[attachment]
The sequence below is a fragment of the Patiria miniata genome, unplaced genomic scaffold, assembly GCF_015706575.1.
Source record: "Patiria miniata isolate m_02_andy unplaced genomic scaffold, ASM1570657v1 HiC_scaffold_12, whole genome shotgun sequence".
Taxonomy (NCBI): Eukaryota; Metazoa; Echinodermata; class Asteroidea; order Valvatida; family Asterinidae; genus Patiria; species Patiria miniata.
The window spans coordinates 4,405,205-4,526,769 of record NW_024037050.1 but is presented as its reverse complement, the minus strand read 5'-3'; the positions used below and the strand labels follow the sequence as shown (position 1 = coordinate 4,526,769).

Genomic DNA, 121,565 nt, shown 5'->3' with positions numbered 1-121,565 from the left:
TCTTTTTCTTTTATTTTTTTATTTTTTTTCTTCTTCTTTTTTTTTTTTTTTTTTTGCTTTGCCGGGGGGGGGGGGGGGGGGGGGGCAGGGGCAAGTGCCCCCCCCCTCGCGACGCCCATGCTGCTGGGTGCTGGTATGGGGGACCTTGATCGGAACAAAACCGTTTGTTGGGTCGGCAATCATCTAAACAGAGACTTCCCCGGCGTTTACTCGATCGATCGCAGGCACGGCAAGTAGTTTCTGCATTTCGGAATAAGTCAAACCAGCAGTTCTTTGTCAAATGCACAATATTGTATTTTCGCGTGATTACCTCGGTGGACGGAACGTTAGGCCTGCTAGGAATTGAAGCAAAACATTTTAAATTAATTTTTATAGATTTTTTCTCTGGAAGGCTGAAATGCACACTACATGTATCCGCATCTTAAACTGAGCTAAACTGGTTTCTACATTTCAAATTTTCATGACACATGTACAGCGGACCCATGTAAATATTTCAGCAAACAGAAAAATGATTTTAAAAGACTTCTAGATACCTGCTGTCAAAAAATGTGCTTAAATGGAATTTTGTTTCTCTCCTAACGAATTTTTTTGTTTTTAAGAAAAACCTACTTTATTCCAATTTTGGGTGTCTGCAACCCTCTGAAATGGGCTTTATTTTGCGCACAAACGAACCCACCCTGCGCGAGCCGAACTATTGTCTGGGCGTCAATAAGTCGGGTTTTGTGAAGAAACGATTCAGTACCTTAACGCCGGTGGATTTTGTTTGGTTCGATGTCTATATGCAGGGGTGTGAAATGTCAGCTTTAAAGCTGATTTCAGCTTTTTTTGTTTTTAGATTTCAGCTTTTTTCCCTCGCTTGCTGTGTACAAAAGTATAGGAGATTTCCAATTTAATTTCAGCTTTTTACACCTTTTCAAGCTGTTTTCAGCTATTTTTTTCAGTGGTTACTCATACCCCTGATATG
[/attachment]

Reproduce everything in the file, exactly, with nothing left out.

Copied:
The sequence below is a fragment of the Patiria miniata genome, unplaced genomic scaffold, assembly GCF_015706575.1.
Source record: "Patiria miniata isolate m_02_andy unplaced genomic scaffold, ASM1570657v1 HiC_scaffold_12, whole genome shotgun sequence".
Taxonomy (NCBI): Eukaryota; Metazoa; Echinodermata; class Asteroidea; order Valvatida; family Asterinidae; genus Patiria; species Patiria miniata.
The window spans coordinates 4,405,205-4,526,769 of record NW_024037050.1 but is presented as its reverse complement, the minus strand read 5'-3'; the positions used below and the strand labels follow the sequence as shown (position 1 = coordinate 4,526,769).

Genomic DNA, 121,565 nt, shown 5'->3' with positions numbered 1-121,565 from the left:
TCTTTTTCTTTTATTTTTTTATTTTTTTTCTTCTTCTTTTTTTTTTTTTTTTTTTGCTTTGCCGGGGGGGGGGGGGGGGGGGGGGCAGGGGCAAGTGCCCCCCCCCTCGCGACGCCCATGCTGCTGGGTGCTGGTATGGGGGACCTTGATCGGAACAAAACCGTTTGTTGGGTCGGCAATCATCTAAACAGAGACTTCCCCGGCGTTTACTCGATCGATCGCAGGCACGGCAAGTAGTTTCTGCATTTCGGAATAAGTCAAACCAGCAGTTCTTTGTCAAATGCACAATATTGTATTTTCGCGTGATTACCTCGGTGGACGGAACGTTAGGCCTGCTAGGAATTGAAGCAAAACATTTTAAATTAATTTTTATAGATTTTTTCTCTGGAAGGCTGAAATGCACACTACATGTATCCGCATCTTAAACTGAGCTAAACTGGTTTCTACATTTCAAATTTTCATGACACATGTACAGCGGACCCATGTAAATATTTCAGCAAACAGAAAAATGATTTTAAAAGACTTCTAGATACCTGCTGTCAAAAAATGTGCTTAAATGGAATTTTGTTTCTCTCCTAACGAATTTTTTTGTTTTTAAGAAAAACCTACTTTATTCCAATTTTGGGTGTCTGCAACCCTCTGAAATGGGCTTTATTTTGCGCACAAACGAACCCACCCTGCGCGAGCCGAACTATTGTCTGGGCGTCAATAAGTCGGGTTTTGTGAAGAAACGATTCAGTACCTTAACGCCGGTGGATTTTGTTTGGTTCGATGTCTATATGCAGGGGTGTGAAATGTCAGCTTTAAAGCTGATTTCAGCTTTTTTTGTTTTTAGATTTCAGCTTTTTTCCCTCGCTTGCTGTGTACAAAAGTATAGGAGATTTCCAATTTAATTTCAGCTTTTTACACCTTTTCAAGCTGTTTTCAGCTATTTTTTTCAGTGGTTACTCATACCCCTGATATG